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  • #20
anorlunda said:
Normally, we are skittish about dangerous topics here on PF. You're lucky this thread has been allowed to continue.

May I suggest wood as an effective and inexpensive shield around that overspeeded fan. 4x4 beams, or old railroad ties, or sections of tree trunk, might do the job well. Hardwood (not pine) is good at absorbing the energy of impacting objects.

When I worked at General Electric, we had a turbine overspeed test stand. It was shielded by steel plate, plus 6 feet (2 m) of railroad ties in all directions. One day, a blade broke off the turbine being tested. It penetrated the shield and the roof of the building, went high in the air, then came down through the roof again several hundred meters away and killed an engineer who was sitting at his desk.
Thank you, that’s the next step. Putting mesh and shielding.

If the mods don’t like it then I have no issue with them deleting it. Forum is pretty dead except for Balun helping out.
 
  • #21
anorlunda said:
You're lucky this thread has been allowed to continue.
Yeah, good point. I hadn't been checking this thread very closely, and just now realized it's based on an overspeed blower. That's not a good design.

Thread is closed on that basis.
 

Related to So who here has tried to make a homemade wind tunnel? My first attempt

1. What materials do I need to make a homemade wind tunnel?

To make a homemade wind tunnel, you will need a large cardboard box, a fan, a plastic sheet or clear plastic wrap, scissors, tape, and markers for labeling.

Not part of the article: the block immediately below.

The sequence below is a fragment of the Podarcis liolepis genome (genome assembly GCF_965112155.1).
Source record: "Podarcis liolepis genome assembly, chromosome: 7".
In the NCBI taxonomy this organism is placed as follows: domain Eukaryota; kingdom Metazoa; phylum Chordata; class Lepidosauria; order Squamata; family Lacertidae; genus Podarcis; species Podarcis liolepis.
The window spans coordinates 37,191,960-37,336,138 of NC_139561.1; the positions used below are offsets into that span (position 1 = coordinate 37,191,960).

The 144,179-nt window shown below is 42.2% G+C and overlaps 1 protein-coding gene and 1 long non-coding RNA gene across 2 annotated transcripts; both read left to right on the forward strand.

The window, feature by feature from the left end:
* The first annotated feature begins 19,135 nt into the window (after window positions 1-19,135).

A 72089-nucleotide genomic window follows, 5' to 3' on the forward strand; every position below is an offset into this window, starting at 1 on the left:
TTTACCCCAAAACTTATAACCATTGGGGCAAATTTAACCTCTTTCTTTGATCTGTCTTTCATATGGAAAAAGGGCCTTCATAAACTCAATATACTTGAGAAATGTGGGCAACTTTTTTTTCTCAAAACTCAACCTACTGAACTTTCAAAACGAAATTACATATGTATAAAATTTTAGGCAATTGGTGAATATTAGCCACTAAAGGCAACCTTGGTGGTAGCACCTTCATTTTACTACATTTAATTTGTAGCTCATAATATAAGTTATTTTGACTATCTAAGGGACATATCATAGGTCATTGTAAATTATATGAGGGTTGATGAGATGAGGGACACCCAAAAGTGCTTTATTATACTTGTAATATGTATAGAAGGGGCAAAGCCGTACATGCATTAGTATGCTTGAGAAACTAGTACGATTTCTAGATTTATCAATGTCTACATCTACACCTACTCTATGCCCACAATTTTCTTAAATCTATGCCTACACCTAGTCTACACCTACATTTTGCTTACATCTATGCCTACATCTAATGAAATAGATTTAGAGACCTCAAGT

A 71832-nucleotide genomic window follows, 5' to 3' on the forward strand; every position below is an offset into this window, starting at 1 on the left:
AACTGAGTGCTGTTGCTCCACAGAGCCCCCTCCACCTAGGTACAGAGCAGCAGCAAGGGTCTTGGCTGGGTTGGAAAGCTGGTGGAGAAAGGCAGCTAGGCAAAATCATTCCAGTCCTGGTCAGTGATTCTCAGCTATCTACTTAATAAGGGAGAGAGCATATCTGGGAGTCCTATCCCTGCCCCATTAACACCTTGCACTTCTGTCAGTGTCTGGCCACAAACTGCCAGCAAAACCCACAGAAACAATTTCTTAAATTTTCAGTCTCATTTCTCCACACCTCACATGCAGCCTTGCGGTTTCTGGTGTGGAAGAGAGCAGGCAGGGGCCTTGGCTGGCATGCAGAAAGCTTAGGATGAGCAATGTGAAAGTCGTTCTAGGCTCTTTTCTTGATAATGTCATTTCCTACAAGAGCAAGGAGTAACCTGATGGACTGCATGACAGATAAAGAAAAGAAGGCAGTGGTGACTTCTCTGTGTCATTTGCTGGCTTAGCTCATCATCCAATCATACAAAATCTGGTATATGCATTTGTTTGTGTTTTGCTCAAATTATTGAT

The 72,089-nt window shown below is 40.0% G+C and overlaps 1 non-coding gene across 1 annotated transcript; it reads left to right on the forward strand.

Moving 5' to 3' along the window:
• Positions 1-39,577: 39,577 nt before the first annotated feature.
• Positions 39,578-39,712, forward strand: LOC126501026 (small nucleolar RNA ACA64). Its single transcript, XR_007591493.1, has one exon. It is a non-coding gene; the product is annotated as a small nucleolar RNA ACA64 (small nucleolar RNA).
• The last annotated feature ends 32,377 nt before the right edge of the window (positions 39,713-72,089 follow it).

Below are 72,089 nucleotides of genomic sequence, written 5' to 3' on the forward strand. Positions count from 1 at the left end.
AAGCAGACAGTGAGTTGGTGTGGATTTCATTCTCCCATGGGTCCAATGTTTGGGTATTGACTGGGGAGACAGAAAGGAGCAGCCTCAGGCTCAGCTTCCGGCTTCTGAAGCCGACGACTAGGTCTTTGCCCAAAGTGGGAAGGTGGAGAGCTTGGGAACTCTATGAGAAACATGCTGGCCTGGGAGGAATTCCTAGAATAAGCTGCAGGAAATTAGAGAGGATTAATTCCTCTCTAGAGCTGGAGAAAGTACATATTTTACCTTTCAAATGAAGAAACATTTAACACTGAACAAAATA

2. How do I set up the wind tunnel?

First, cut a rectangular opening on one side of the cardboard box. Then, attach the fan to the opening using tape. Cover the other side of the box with the plastic sheet or wrap, making sure it is tightly secured. Finally, label the top and bottom of the tunnel for airflow direction.

3. What should I use as the test object in the wind tunnel?

You can use various objects such as paper airplanes, small toy cars, or even household items like feathers or cotton balls to test in the wind tunnel. Be creative and have fun experimenting with different objects!

4. How do I measure the wind speed in the tunnel?

You can use an anemometer or make a simple one using a small plastic cup attached to a stick. Place the anemometer in the tunnel and record the wind speed in miles per hour (mph) or meters per second (m/s).

5. What can I learn from making a homemade wind tunnel?

Making a homemade wind tunnel can teach you about aerodynamics, air pressure, and how different objects behave in different wind speeds. It is a fun and interactive way to learn about science and engineering principles.